State Senator John Mulroe (D-10) said that he voted for the tax increase in 2011 because it was supposed to be temporary. "Considering what the effect it will have on the state and the children and old people, I’m hoping that we look at other options," Mulroe said.

Mulroe said that he voted for the increase in order to prevent the state’s economy from collapsing. "I don’t want to vote for it and it’s a tough choice to make, but where will the $2 billion come from?" he said.

Mulroe said that he is curious to see if Quinn signs the pension reform bill that would reduce cost of living increases in municipal retirement systems, a move that would force the City Council to vote for a property tax increase in during an election year.

"Legislators at all levels of government understand that we have the burden of pension liabilities that have to be solved," Harris said. "It will only get worse if we let it linger on. Everyone needs to do something about this so that people will have something for their retirement."

Mulroe said that he is working on a bill that would amend the Illinois Poison Prevention Packaging Act so that electronic cigarette cartridges and liquids could only be sold in special packaging and on a bill that would only allow such substances to be sold from behind the counter. Mulroe was a sponsor of a bill last year that requires e-cigarettes to be sold only to people age 18 and older.

Martwick said that another controversial bill that is being worked on is a proposal that would allow the Clinical Psychologists Licensing and Disciplinary Board to let psychologists with doctoral degrees prescribe medication to mentally ill patients. At present licensed psychiatrists are allowed to prescribe such medication.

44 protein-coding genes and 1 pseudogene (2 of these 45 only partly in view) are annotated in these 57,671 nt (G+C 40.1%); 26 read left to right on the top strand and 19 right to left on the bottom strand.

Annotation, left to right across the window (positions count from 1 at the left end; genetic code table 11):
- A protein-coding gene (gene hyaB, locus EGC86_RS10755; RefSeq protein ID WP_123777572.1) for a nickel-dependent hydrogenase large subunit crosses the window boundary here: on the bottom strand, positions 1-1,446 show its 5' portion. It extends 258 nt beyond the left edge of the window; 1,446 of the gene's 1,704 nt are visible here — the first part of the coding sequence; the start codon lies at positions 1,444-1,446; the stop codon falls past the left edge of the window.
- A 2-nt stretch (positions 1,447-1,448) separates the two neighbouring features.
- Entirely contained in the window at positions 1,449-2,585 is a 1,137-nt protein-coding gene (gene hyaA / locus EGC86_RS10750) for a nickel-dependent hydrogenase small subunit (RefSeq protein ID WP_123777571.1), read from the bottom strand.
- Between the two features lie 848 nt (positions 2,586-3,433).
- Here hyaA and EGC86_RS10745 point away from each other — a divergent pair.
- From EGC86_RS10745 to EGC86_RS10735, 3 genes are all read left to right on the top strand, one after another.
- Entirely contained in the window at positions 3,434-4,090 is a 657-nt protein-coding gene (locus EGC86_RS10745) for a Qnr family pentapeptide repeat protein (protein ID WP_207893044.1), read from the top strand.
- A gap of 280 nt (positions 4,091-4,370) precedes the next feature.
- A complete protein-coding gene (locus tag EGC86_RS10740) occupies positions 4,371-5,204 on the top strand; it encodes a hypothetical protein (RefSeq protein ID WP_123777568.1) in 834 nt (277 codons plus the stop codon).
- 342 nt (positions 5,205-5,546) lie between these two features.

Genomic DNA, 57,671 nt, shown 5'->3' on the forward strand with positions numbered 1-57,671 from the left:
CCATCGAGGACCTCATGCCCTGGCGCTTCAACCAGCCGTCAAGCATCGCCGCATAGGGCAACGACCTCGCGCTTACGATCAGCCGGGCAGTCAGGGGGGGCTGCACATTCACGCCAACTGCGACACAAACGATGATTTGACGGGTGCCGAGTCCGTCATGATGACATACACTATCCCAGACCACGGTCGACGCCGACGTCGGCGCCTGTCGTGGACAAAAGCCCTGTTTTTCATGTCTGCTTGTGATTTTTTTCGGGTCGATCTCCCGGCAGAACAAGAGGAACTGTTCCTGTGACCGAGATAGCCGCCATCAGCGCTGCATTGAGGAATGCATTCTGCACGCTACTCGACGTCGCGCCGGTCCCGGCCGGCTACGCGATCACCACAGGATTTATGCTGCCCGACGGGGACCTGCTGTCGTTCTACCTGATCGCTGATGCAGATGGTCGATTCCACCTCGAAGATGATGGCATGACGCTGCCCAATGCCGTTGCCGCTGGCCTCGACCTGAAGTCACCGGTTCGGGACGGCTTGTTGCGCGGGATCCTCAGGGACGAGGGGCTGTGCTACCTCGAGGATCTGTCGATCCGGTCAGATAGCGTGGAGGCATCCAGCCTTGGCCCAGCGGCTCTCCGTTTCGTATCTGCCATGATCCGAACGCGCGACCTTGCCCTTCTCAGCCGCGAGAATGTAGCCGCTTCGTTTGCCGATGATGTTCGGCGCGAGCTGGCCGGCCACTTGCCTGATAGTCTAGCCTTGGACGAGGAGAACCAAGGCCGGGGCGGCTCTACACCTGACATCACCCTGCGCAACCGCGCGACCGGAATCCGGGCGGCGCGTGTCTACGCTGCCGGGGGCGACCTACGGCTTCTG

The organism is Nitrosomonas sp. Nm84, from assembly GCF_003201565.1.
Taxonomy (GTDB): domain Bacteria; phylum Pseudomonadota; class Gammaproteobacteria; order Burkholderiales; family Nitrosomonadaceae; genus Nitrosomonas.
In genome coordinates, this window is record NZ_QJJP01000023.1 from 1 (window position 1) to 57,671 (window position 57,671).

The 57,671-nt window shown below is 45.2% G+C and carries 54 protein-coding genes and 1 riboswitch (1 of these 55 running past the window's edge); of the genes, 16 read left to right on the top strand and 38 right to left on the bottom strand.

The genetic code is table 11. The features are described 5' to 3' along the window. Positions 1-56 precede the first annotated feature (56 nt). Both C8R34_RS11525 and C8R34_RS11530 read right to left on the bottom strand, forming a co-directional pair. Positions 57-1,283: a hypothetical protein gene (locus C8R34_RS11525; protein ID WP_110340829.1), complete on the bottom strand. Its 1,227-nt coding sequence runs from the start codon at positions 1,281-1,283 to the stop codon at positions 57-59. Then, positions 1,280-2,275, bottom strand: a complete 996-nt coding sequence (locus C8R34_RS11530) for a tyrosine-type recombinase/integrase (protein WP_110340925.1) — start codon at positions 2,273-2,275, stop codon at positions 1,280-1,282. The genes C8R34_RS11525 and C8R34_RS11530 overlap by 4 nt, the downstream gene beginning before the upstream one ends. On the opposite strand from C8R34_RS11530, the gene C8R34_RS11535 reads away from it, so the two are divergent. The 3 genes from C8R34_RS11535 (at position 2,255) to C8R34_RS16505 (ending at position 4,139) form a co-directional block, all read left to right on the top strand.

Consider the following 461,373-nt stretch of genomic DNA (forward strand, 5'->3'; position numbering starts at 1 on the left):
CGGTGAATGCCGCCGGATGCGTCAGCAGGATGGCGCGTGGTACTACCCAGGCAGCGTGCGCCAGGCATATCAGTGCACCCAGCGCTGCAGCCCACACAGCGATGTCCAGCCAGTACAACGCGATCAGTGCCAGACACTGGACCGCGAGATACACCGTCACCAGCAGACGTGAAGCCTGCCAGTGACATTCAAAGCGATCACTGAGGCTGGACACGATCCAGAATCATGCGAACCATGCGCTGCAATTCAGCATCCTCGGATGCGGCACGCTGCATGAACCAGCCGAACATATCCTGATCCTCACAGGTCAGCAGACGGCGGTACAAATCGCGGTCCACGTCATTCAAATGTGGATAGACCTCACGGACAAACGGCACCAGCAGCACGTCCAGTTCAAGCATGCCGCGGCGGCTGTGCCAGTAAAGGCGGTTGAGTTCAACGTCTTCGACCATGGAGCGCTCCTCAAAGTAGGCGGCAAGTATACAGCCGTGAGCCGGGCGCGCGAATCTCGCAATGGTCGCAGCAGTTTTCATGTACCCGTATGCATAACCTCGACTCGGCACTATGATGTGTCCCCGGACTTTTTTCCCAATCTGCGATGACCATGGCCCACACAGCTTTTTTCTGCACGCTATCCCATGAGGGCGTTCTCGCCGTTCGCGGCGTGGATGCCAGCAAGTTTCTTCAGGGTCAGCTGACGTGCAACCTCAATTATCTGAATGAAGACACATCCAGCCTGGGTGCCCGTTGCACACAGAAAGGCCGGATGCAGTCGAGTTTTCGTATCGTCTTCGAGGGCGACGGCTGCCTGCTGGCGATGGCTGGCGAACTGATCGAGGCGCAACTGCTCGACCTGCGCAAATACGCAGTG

The bill would license psychologists to prescribe medicine after they have completed a doctoral degree and have clinical experience in psychotherapy, a master’s degree in psychopharmacology, clinical experience in physical assessment and medication management, and a collaborative agreement with a physician.

"I imagine that the medical society does not want this and it will be a heated debate," Martwick said. He said that many Downstate communities do not have access to a prescribing psychiatrist and that the bill could alleviate the burden of getting medication for mental illness.

Martwick said that opponents of the bill maintain that the move could do more harm than good and that it would pose serious risk to the safety of patients, while supporters say that addressing access to medication in rural areas is important.